Script to find reclaimable space in the datafiles

Storage costs are a major matter of expense in any large database environment. Therefore, in order to operate a cost-optimized environment, it makes sense to regularly review all databases in terms of datafile sizes. Usage of these files can vary dramatically, depending on the application using the database. Therefore, we need a way to quickly identify datafiles which we can shrink in order to save storage costs.

Because we cannot really influence how Oracle places the extents in a datafile, we cannot simply look at the “used” size of the datafile and resize it to that value, but need to find the HWM (high water mark) of each datafile.

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Oracle Primary Key Sequence Performance

With Oracle 12c, Oracle introduced a new way to insert primary keys into tables: The GENERATED BY DEFAULT and DEFAULT keywords.

In this post, I want to compare the performance of different methods to insert a primary key into a table in Oracle. The comparison will also include older methods, such as using a trigger or specifying the primary key in the INSERT statement. These methods can also be used in Oracle versions earlier than 12c.

First of all, let’s look at the possible ways to insert the value of a sequence into a table:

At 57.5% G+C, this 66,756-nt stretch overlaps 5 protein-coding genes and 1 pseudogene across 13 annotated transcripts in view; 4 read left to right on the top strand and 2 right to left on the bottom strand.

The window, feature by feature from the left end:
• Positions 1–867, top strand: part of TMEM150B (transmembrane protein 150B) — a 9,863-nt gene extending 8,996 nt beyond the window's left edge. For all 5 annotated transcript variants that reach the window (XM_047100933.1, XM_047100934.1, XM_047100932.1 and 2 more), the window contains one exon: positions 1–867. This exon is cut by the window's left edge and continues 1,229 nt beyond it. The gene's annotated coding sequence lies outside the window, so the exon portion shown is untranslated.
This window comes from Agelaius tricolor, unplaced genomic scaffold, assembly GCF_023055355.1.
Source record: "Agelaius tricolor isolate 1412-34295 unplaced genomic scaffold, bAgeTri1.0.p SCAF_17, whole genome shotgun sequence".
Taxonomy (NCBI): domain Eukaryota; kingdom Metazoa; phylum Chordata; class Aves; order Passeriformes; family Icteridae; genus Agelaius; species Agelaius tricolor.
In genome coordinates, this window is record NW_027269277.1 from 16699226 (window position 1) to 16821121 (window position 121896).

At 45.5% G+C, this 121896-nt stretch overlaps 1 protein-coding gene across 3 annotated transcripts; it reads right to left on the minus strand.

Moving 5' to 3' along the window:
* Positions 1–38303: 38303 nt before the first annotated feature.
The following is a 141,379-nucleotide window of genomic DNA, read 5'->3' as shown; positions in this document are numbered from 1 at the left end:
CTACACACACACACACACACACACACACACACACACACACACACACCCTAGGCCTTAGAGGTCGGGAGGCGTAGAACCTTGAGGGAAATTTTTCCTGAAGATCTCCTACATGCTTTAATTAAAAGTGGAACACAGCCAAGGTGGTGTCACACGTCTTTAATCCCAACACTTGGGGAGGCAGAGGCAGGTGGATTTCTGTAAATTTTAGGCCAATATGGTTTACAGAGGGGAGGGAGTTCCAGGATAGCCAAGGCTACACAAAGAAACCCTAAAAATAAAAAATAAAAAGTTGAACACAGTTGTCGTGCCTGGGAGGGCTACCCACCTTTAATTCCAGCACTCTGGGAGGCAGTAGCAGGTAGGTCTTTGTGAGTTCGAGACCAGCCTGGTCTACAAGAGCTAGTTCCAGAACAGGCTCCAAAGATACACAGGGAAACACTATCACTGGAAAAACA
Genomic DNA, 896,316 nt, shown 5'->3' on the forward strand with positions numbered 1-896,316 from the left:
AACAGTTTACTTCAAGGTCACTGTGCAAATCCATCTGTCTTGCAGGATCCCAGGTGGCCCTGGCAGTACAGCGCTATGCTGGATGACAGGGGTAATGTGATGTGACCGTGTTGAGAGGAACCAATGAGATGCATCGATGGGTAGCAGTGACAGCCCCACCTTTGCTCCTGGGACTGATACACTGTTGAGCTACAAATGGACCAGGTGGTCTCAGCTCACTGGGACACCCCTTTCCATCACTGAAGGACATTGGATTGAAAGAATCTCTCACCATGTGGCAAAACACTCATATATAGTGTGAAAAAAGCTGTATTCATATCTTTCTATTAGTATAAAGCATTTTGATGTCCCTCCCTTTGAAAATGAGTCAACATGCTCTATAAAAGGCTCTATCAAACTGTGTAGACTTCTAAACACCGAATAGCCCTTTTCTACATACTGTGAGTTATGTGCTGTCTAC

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Algorithm to find first available number

So recently I stumbled across a programming quiz to which I later returned because it somehow fascinated me.

Problem

Finding the first available number (or the smallest missing number) in a list is a common problem in Computer Science (for example for Defragmenting or generating keys) and describes the search for the smallest natural number, which is not part of a set X of natural numbers. X is a set of distinct natural numbers (and being a set, is not ordered).

We are now looking for a function with linear worst-case time complexity O(n).

Example

We define X as a set of distinct natural numbers:

X = {23,9,12,0,11,1,13,7,21,14,5,4,17,19,3,6,2}

So in this set, we find that the number 8 is the first available number (smallest missing number). So running the algorithm over the above set should return 8.
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Oracle 12c: ORA-65090: operation only allowed in a container database

As many of my colleagues, I have been eager to try out the new Pluggable Database (PDB) feature of the newly released Oracle 12c Database. I installed the software, created the database using my default CREATE DATABASE statement I have lying around and then tried to create a pluggable database by issuing the following command:

SQL> create pluggable database kdb121p1 admin user simon identified by tiger file_name_convert = ('/pdbseed/','/kdb121p1/');
create pluggable database kdb121p1 admin user simon identified by tiger file_name_convert = ('/pdbseed/','/kdb121p1/')
                          *
ERROR at line 1:
ORA-65090: operation only allowed in a container database

It turns out a database explicitly needs to be created as a Container Database (CBD) in order to be able to create new PDBs! Read the rest of this entry

Oracle STATSPACK Quick Reference